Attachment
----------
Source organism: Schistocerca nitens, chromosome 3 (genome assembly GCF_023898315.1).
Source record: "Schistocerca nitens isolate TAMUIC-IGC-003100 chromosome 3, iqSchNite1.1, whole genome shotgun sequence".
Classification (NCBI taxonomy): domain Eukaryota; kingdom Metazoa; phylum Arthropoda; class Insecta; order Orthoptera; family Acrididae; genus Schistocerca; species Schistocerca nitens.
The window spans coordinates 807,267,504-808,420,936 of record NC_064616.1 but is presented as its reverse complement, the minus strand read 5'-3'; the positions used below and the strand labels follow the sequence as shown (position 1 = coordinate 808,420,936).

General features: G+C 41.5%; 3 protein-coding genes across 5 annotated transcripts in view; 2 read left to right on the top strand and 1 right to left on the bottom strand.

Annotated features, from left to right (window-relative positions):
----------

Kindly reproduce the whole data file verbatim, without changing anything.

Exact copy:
Source organism: Schistocerca nitens, chromosome 3 (genome assembly GCF_023898315.1).
Source record: "Schistocerca nitens isolate TAMUIC-IGC-003100 chromosome 3, iqSchNite1.1, whole genome shotgun sequence".
Classification (NCBI taxonomy): domain Eukaryota; kingdom Metazoa; phylum Arthropoda; class Insecta; order Orthoptera; family Acrididae; genus Schistocerca; species Schistocerca nitens.
The window spans coordinates 807,267,504-808,420,936 of record NC_064616.1 but is presented as its reverse complement, the minus strand read 5'-3'; the positions used below and the strand labels follow the sequence as shown (position 1 = coordinate 808,420,936).

General features: G+C 41.5%; 3 protein-coding genes across 5 annotated transcripts in view; 2 read left to right on the top strand and 1 right to left on the bottom strand.

Annotated features, from left to right (window-relative positions):